How does a country earn its stripes to become a destination for foodies? For Alan Yau – best known for bringing Asian food to the UK – it’s all about creating a demand for your country’s cuisine and doing so strategically
Alan Yau can’t sit still. Throughout our 90-minute chat, he’s leaning backwards, sitting up, shuffling his feet and gesticulating as he speaks. He wants to be known as an entrepreneur because that way, people will remember him for his “cool, daring concepts”.
But it’s difficult to tear Yau’s name away from his restaurants. After all, he’s the man who popularised Asian food in the UK and branched out subsequently to China, India, Italy, Japan, South Korea, the US and UAE. Today, we are at Madame Fan, his first Southeast Asian venture. The Hong Kong-born, UK-bred entrepreneur talks about the difficulties of running a restaurant and the power of food.
You have numerous successful businesses all around the world. What took you so long to open a restaurant in Southeast Asia?
In terms of leasing and commercial structure, the average length of a lease in Asia is three years. Three years is an extremely difficult time to build and grow a brand. You need a much longer time – think of it as a gestation period to allow your restaurant to grow.
By the end of the first year, you should have already broken even. In the second year, you need to make a profit and also think about your next location. Why? Because at the end of three years, if you’re successful, the landlords will double or triple your rent. And if you’re not successful, the landlords wouldn’t want you anyway because they want strong businesses to make their location even more attractive to drive the crowd.
Would it have been easier to set up notable restaurants in Asia as opposed to starting from scratch?
Asia has always been a two-sided coin. In the days when I had Hakkasan, each unit had to achieve a US$20 million turnover. There aren’t many cities that can achieve that critical mass. You can probably do it in Dubai, London, New York, Las Vegas and possibly Miami. But I’m not sure you can achieve that revenue in Asia.
Also, Hakkasan was born from a reaction to the status quo. Beyond the UK shores, Chinese food back then was already extremely popular as a cuisine. At the same time, it was only available at the mid-market level. Everyone felt that Chinese food was at a saturation point and wondered if there was a glass ceiling. I felt that Chinese food could get to the level of Nobu.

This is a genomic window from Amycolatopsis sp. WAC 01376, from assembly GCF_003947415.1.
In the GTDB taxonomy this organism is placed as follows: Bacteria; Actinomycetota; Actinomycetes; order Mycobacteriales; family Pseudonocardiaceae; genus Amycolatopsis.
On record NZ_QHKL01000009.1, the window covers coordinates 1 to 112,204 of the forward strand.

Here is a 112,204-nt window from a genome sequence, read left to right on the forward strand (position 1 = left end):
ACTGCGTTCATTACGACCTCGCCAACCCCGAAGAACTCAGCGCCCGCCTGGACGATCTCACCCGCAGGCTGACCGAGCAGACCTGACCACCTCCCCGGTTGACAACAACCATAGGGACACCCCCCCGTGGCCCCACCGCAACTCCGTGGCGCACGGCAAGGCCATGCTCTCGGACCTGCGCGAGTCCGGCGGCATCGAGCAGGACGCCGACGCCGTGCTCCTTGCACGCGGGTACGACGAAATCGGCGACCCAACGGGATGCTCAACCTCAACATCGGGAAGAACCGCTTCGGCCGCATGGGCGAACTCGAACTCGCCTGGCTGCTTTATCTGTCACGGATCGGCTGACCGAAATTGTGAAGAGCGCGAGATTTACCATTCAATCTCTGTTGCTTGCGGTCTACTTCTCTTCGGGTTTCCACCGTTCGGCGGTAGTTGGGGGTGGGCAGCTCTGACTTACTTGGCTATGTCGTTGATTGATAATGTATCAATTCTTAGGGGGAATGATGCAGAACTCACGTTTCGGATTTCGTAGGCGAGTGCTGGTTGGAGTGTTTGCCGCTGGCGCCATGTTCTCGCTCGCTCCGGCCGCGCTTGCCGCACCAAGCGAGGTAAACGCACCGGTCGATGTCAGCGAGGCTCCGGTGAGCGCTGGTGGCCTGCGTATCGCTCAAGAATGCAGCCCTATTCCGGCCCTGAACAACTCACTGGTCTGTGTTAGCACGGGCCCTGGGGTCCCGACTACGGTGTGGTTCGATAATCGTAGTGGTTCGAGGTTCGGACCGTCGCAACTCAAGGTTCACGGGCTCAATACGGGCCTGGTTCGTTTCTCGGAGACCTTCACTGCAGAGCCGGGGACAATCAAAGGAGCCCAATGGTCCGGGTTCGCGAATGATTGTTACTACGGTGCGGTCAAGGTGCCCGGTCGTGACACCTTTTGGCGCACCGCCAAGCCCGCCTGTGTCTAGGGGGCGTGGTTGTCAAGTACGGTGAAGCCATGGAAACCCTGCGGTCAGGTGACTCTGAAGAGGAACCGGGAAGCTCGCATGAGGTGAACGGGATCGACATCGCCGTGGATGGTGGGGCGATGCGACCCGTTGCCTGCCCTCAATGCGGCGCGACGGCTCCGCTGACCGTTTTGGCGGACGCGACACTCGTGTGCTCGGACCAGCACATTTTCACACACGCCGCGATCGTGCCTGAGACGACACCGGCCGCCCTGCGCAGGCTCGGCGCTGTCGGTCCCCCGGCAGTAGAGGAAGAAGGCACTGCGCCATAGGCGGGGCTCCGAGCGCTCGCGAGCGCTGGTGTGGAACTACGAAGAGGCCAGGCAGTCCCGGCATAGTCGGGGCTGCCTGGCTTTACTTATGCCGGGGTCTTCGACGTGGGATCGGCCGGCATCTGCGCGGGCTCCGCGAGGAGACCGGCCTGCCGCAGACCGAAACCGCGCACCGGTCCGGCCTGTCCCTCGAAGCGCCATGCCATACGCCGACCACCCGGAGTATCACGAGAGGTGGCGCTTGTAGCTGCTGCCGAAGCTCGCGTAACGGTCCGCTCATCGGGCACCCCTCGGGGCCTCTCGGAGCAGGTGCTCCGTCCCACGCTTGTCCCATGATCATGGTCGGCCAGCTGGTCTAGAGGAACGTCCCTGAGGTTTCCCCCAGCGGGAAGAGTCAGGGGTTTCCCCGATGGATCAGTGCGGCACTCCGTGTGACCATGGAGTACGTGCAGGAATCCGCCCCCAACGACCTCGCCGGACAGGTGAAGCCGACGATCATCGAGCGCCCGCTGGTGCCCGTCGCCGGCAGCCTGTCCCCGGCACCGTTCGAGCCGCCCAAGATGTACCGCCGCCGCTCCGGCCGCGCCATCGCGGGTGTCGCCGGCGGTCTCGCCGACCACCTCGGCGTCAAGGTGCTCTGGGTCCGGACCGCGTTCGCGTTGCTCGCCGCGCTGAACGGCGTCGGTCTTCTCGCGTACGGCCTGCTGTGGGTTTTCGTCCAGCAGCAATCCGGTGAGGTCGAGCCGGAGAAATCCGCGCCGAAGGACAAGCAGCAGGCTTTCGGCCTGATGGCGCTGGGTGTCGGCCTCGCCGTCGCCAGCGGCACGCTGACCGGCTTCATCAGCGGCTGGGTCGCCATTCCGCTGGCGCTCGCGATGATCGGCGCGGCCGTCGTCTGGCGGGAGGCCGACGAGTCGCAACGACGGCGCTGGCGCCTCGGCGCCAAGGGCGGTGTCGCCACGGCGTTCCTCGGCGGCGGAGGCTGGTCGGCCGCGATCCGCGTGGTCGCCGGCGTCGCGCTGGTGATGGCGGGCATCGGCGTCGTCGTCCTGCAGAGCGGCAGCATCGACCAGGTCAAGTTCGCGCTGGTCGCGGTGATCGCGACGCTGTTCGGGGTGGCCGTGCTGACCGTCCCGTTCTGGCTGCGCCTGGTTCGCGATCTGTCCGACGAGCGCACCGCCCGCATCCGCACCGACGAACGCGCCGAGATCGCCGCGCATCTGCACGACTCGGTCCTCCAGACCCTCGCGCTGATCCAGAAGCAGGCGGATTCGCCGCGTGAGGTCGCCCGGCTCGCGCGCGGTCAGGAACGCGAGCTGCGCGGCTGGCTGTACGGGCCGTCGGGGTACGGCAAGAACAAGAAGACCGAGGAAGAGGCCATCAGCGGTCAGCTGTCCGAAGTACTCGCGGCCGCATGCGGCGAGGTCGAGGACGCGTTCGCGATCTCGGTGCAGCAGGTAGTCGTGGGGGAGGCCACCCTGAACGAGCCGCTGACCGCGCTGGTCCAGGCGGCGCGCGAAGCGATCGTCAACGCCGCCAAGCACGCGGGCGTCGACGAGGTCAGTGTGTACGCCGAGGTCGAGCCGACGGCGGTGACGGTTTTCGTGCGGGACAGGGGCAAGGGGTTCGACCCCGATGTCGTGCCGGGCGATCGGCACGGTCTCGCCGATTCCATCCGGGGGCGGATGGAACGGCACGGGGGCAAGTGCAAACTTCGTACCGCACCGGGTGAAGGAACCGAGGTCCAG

You’ve shifted your focus slightly from the F&B industry to the tech industry with your app, Soft Chow. What’s so challenging about the food industry?
Running a restaurant business is just like having a production line. Everything is very specific. And anything run by humans is more intense. If you have a list of restaurants in a city you frequent, in one year’s time, at least 50 per cent of the list wouldn’t be as good as you expect. And there are so many factors why. If the quality of produce changes or someone else does the cooking, the final taste of the dish will be affected.
Madame Fan has been open for over a year now. Is the restaurant how you envision it to be?
I actually want Madame Fan to be much more daring, extroverted and wild. I want what people in Istanbul would call a ‘soft disco’, where there’s no dance floor, but the dynamic of the place is sexy and upbeat. You’ve yet to see such a concept in Singapore, especially in a Chinese restaurant. To be honest, I’m not sure if people here are ready for it.
How has the dining scene changed in the past few decades?
People today have the means to travel regularly and expand their food ‘dictionary’ as they taste new flavours and dishes in different countries. They go through what I call ‘palate enhancement’.
70 per cent of the restaurants in the world don’t serve good food. It’s okay because they serve the masses. But as people travel more in search of quality food, these restaurants have to change their strategy. They need to start serving ‘proper’ food, otherwise they’ll be out of business.
The media has also successfully promoted the food sector and profession as something that’s sexy. Social media also perpetuates the process and proliferates that experience.
What would you say are the most popular cuisines in the world?
It depends on the definition but I would say Japanese, Chinese, Italian, French and Spanish. Italian cuisine is still number one in terms of popularity. The level of penetration around the world is incredible. You can buy pasta in every supermarket, regardless of country.